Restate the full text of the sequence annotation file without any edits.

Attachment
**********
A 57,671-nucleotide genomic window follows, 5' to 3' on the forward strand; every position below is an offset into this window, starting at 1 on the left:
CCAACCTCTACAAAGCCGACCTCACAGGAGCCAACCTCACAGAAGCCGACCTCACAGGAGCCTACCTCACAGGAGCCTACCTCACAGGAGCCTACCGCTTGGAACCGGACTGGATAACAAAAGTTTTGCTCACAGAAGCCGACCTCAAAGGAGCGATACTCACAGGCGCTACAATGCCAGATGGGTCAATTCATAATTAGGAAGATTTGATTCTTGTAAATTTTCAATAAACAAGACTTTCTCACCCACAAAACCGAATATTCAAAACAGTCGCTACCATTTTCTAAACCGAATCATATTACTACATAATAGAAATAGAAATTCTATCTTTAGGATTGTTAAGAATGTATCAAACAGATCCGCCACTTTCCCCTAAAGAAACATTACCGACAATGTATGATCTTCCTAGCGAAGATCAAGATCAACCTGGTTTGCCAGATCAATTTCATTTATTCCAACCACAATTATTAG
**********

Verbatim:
A 57,671-nucleotide genomic window follows, 5' to 3' on the forward strand; every position below is an offset into this window, starting at 1 on the left:
CCAACCTCTACAAAGCCGACCTCACAGGAGCCAACCTCACAGAAGCCGACCTCACAGGAGCCTACCTCACAGGAGCCTACCTCACAGGAGCCTACCGCTTGGAACCGGACTGGATAACAAAAGTTTTGCTCACAGAAGCCGACCTCAAAGGAGCGATACTCACAGGCGCTACAATGCCAGATGGGTCAATTCATAATTAGGAAGATTTGATTCTTGTAAATTTTCAATAAACAAGACTTTCTCACCCACAAAACCGAATATTCAAAACAGTCGCTACCATTTTCTAAACCGAATCATATTACTACATAATAGAAATAGAAATTCTATCTTTAGGATTGTTAAGAATGTATCAAACAGATCCGCCACTTTCCCCTAAAGAAACATTACCGACAATGTATGATCTTCCTAGCGAAGATCAAGATCAACCTGGTTTGCCAGATCAATTTCATTTATTCCAACCACAATTATTAG